Police retirements are on the rise
Police retirements continued to trend upward in 2021 as hundreds of vacancies persist in the department.
Driving the news: Retirements were up more than 11% last year compared to 2020, according to the city.
- Of the 166 police retirees last year, 57 retired outright and 109 entered the city’s Deferred Retirement Option Plan (DROP), which puts them on track to retire in four years.
- At least 21 officers have already entered DROP this year.
The big picture: Police departments across the country have been struggling to attract recruits years after the racial justice protests against police brutality and systemic racism in 2020.
- Driving the recruitment crisis is a series of issues, including the public image of law enforcement and the hiring process itself, according to a 2019 survey from the International Association of Chiefs of Police.
By the numbers: Police retirements in Philadelphia have been on the rise for years.
- 2017: 90 — 16 retirements; 74 entered DROP.
- 2018: 105 — 18; 87.
- 2019: 119 — 40; 79.
- 2020: 149 — 32; 117.
What they're saying: Police Sergeant. Eric Gripp tells Axios the department "continually evaluates deployment and assignments to address vacancies generated by retirements."
- Hurdles for potential recruits include physical fitness and reading comprehension tests, plus a relatively new residency requirement for rookie cops, officials have said.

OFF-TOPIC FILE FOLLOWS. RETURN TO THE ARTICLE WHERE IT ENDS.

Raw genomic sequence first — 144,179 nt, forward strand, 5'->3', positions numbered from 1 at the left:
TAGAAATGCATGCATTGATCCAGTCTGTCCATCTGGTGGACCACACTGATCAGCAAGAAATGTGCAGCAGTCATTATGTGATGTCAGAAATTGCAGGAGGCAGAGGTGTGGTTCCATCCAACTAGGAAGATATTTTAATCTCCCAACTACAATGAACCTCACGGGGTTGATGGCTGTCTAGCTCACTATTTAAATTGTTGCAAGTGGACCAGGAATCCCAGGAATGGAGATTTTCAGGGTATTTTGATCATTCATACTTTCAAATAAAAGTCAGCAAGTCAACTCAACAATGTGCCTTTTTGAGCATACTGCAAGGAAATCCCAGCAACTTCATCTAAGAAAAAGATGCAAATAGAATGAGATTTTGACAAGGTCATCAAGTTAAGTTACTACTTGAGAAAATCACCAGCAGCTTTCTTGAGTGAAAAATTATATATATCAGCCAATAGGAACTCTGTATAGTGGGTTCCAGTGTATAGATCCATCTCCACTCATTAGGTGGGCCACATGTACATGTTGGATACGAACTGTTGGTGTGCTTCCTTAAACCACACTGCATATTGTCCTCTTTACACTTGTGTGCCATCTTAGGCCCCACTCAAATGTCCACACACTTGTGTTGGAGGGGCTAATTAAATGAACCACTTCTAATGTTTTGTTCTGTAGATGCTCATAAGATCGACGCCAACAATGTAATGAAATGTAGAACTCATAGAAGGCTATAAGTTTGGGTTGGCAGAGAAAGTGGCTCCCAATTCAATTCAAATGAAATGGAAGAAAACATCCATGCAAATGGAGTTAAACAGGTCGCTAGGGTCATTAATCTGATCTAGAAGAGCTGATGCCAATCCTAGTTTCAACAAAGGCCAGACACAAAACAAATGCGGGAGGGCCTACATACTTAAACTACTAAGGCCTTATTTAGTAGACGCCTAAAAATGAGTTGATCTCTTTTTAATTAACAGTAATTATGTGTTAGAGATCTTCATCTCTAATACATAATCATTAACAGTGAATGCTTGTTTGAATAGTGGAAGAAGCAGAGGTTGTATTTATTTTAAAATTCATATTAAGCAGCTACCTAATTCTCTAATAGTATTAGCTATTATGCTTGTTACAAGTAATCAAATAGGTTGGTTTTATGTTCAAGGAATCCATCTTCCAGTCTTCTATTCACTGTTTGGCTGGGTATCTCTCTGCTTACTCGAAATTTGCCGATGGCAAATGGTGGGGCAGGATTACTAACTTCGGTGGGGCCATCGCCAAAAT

- "We're doing what we can to not only rebrand ourselves but to reach people where they are," Police Commissioner Danielle Outlaw said in a news conference late last year.
- John McNesby, president of the Fraternal Order of Police Lodge 5, did not return requests for comment.
Zoom in: The police department has hundreds of vacancies, and 15% of its force is not available for patrol, according to the department.
- The current size of the force is 5,910 officers, but the department is budgeted for 6,380 spots.
- A total of 890 officers are not available, of which 580 are listed as "no duty" and 106 for "limited duty," Gripp says.
- The department also is dealing with officers who are potentially abusing a state disability benefit around workplace injuries, which Outlaw has vowed to investigate.
What's next: A class of 41 recruits is expected to graduate from the academy in April, which hasn't happened since late 2020 due to concerns around the pandemic.
- Another ongoing class of 82 recruits is expected to graduate in September.
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